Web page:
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Waterloo Life Science Vs. Mcmaster Life Science

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Hey everyone!

 

I'm in grade 12 and currently applying to university. Just like a lot of other people out there, I want to pursue medicine and choose an appropriate undergrad degree to maximize my chances of getting into med school!  I'm struggling in deciding which program to choose between these two. Is one program significantly better than the other? I've heard Waterloo is not known for sciences, but is a "school of engineering and co-op". Some other things to take into consideration is that Waterloo is near my home, whereas McMaster is about 45 mins away. Saving money is always nice as well. I've also applied to programs such as biomed at Guelph and Med Science at Western. 

 

Thanks in advance and happy holidays! 

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Most important is grades, if you get into McMaster Health Sciences (over 60% of their students get into medical school), that is the best choice because they have grade inflation. Otherwise, its really up to you where you want to go. Medical Science at Western is also a good choice, they send a good percentage to medical school as well. 

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The biggest thing with choosing an undergrad is making sure that if, over the next few years, you decide not to go into Medicine, you're happy with the degree you got and the other job opportunities that can come out of it. For me, that was why I chose not to go into McMaster Health Science!

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^ that is the dumbest advice tbh, It's a way of coping: telling yourself that I don't want to get into the best program in Canada to get into med school (Mac Health Sci) because you know you won't get in. If you know for sure you want to get into med it does not matter what your major is. It is only when people who are iffy and not sure if they want to be a doctor then they should decide a good major as a backup. 

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You're 17 when you're applying for undergrad programs. There are most definitely people going into science who believe they want to become a doctor because it's one of the only jobs they associate with science and because they want to help people and that seems the most obvious option. All I'm saying is how can you be 100% sure Medicine is the only option for you? University is a time when you learn a lot about yourself and possible career options, and your feelings towards Medicine may change as you do, same as people who go into an undergrad not wanting to go into medicine and halfway through realising that's what they want to do. I'm not saying don't do Health Sci, it's absolutely a great program, but just be conscious of other options or interests.

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If anything, going into science in university is only going to increase your interest in getting into med school when you realize how useless a BSc is, seeing grad students slave away, seeing PhD's not finding jobs, seeing people how went through an entire BSc struggle to find work cleaning test tubes for 15/hr in a lab, etc etc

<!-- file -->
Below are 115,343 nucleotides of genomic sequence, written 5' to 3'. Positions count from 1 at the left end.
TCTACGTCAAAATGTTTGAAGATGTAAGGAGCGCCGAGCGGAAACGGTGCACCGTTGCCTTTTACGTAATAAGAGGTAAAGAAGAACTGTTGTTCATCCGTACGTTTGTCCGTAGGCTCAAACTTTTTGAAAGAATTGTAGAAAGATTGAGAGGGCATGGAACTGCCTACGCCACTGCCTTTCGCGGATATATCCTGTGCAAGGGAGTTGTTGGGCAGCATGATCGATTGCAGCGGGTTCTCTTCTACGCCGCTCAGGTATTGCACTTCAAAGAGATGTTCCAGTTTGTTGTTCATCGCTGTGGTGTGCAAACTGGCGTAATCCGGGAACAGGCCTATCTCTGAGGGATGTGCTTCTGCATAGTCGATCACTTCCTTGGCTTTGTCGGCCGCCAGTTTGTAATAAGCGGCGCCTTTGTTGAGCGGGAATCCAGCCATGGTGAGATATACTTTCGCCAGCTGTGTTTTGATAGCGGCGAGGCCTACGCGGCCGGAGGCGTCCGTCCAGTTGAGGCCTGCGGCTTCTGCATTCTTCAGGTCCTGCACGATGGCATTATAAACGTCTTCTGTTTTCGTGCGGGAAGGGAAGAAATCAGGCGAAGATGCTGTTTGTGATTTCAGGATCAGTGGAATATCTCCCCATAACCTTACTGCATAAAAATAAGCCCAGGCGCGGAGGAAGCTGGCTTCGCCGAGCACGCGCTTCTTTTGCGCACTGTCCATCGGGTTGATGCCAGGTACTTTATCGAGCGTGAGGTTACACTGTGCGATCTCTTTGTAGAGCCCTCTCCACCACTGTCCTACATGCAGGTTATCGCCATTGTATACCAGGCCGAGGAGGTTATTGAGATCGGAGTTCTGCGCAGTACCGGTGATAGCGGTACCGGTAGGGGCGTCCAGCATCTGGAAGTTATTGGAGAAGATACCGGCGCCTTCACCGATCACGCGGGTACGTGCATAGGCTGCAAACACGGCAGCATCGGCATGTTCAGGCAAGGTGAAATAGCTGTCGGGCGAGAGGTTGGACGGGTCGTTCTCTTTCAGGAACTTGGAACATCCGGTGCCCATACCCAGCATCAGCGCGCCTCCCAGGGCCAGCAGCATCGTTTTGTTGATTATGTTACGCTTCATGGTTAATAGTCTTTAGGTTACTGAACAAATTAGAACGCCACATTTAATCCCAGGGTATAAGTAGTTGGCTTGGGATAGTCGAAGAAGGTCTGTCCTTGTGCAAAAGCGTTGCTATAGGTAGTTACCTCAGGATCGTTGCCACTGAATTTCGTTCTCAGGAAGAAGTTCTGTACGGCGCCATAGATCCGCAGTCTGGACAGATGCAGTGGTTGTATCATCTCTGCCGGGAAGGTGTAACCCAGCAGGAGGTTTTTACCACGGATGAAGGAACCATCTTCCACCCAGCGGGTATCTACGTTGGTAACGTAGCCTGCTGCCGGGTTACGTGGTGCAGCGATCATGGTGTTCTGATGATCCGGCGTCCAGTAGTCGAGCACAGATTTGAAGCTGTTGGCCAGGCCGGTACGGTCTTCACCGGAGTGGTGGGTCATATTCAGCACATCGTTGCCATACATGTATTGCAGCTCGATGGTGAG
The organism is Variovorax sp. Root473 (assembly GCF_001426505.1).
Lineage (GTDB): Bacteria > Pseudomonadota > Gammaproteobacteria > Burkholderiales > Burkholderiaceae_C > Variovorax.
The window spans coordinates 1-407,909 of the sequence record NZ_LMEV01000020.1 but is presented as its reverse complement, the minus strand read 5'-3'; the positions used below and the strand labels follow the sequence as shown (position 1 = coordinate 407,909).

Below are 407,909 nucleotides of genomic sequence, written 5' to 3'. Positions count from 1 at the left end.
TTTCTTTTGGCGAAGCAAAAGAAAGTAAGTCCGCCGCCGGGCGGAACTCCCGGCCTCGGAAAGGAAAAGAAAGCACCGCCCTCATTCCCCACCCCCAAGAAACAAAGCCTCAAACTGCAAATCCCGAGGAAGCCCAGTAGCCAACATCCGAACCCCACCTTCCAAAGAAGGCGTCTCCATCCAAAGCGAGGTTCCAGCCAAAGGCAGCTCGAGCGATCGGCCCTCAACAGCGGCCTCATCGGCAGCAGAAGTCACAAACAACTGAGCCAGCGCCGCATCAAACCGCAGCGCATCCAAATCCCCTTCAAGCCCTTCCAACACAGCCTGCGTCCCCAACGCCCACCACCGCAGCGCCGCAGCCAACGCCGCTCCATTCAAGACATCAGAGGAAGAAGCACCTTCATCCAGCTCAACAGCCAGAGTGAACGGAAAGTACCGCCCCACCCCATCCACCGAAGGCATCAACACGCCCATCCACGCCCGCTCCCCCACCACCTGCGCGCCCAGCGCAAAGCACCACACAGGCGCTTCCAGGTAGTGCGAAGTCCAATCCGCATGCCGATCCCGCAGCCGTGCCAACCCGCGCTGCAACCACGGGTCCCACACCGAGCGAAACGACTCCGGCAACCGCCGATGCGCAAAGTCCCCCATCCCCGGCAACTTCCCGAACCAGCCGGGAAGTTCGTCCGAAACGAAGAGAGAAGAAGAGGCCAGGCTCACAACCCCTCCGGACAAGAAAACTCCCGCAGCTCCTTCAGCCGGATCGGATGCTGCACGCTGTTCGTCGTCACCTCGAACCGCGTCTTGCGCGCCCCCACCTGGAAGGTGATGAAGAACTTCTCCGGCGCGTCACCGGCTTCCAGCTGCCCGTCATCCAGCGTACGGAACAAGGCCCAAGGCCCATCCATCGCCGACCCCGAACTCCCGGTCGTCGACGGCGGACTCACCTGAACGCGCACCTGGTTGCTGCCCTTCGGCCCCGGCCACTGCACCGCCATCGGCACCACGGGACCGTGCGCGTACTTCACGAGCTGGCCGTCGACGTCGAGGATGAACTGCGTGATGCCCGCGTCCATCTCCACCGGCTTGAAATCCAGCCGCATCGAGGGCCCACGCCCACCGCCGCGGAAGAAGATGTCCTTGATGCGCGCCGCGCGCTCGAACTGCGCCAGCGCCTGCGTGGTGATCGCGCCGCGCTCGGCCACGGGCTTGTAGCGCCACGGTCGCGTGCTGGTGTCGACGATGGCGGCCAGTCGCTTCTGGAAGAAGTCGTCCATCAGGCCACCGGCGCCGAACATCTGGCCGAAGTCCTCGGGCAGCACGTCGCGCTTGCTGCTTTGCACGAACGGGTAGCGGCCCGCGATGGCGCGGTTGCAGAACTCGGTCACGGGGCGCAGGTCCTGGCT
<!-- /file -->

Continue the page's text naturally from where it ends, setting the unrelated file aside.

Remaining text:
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The biggest thing with choosing an undergrad is making sure that if, over the next few years, you decide not to go into Medicine, you're happy with the degree you got and the other job opportunities that can come out of it. For me, that was why I chose not to go into McMaster Health Science!

 

I completely agree with this. You can get into medical school from any degree, choose one that will not only maximize your chances of getting good grades, but also your chances of getting a job out of graduation if you decide not to pursue a graduate degree. Medicine is not a guarantee no matter what program you go to - plan your education around what you enjoy and what will help you achieve the life you want in terms of income and lifestyle. Do not choose your education program because it's the "most likely to get into medical school", because you will be lost and disappointed if you don't get in.

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You're 17 when you're applying for undergrad programs. There are most definitely people going into science who believe they want to become a doctor because it's one of the only jobs they associate with science and because they want to help people and that seems the most obvious option. All I'm saying is how can you be 100% sure Medicine is the only option for you? University is a time when you learn a lot about yourself and possible career options, and your feelings towards Medicine may change as you do, same as people who go into an undergrad not wanting to go into medicine and halfway through realising that's what they want to do. I'm not saying don't do Health Sci, it's absolutely a great program for pumping out doctors, but just be conscious of other options or interests.

 

At the same time its not a bad program for pumping out anything else as well. You could go into research, other professional schools even business with a health sci degree. The only thing you probably couldn't easily do would be accounting, engineering and investment banking.  

 

If your alternative to BHSc is any other life science program, BHSc is likely the better choice. You can literally do anything a life science degree can get you with BHSc and on top of that your grades are going to be higher and you are more likely to get into medical school. 

 

If your alternative however is business, engineering etc and you aren't sure you want medicine then that is a bigger and tougher decision to make for sure since BHSc will not prepare you for those careers. 

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Do Mcmaster BHSc. 

Most pre-med science BSc degrees are useless anyway. Might as well go to the one where you'll get high enough marks to get into Med related careers even if Medicine doesn't work out. 

I would stay away from Accounting, Engineering, CS or even Chemistry degrees. These are all employable degrees but they'll most likely kill your GPA. 

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BHSc isn't specifically built for med school like a lot of posters will have you believe. There isn't anything specifically pre-med about it and large portions of graduates go on to do research and other careers (even an isolated few who pursue MBAs and other "unorthodox" career paths).

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I'm not clear why the belief that attending the BHSc at McMaster University is akin to some sort of "higher probability" route to medical school, continues to be perpetuated. 

 

As someone who has not attended the program, I cannot comment on whether the grades are in fact inflated there, but that is a claim that tends to persist. However, if this is the most compelling reason to attend the program, then I am not sure that it forms the basis of sufficient criteria upon which one should make their own decision, regarding their undergraduate education.